Four Gulf States have raised their interest rates following a historic decision by the United States Federal Reserve.
The organisation increased interest rates for the first time in nine years on Wednesday in the belief that the US economy had largely recovered from the 2007 to 2009 financial crisis.
Reuters reported that the UAE central bank raised interest rates on Thursday on its certificates for deposits by 25 basis points.
Certificates of deposit are the monetary policy instrument used by the UAE central bank through which changes in interest rates are transmitted, the newswire said.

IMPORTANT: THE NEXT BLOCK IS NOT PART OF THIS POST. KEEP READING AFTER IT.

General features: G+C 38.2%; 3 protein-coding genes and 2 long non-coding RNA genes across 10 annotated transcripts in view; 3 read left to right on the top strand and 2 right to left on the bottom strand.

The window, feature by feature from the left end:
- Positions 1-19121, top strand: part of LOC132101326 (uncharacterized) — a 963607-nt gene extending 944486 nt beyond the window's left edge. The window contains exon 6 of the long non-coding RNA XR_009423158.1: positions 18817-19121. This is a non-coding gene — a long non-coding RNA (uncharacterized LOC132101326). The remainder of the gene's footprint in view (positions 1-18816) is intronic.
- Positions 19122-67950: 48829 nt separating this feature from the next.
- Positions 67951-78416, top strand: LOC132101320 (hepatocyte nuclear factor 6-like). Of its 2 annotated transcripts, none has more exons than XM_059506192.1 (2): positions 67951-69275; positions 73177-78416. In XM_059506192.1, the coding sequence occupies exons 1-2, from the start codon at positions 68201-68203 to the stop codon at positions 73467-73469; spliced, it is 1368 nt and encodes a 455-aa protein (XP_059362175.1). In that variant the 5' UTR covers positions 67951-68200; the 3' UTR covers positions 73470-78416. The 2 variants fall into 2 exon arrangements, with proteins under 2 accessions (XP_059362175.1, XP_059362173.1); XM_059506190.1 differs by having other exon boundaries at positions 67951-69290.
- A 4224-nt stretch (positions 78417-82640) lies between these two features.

Other central banks in Saudi Arabia, Kuwait and Bahrain made similar moves.
Saudi Arabia’s central bank raised its benchmark reverse repurchase rate by 25 basis points to 50 basis points, state news agency SPA reported.
Meanwhile, Bahrain’s central bank said it had decided to raise its key policy interest rate to 0.50 per cent from 0.25 per cent. The rate on its one-week deposit facility was raised to 0.75 percent from 0.50 percent. The central bank said it was keeping its repo and lending rates at 2.25 percent.
Kuwait’s central bank raised its discount rate by 0.25 percent to 2.25 percent, state news agencyKUNA reported.
The central bank governor reportedly said the decision to raise the rate was to guarantee the currency’s competitiveness and attractiveness.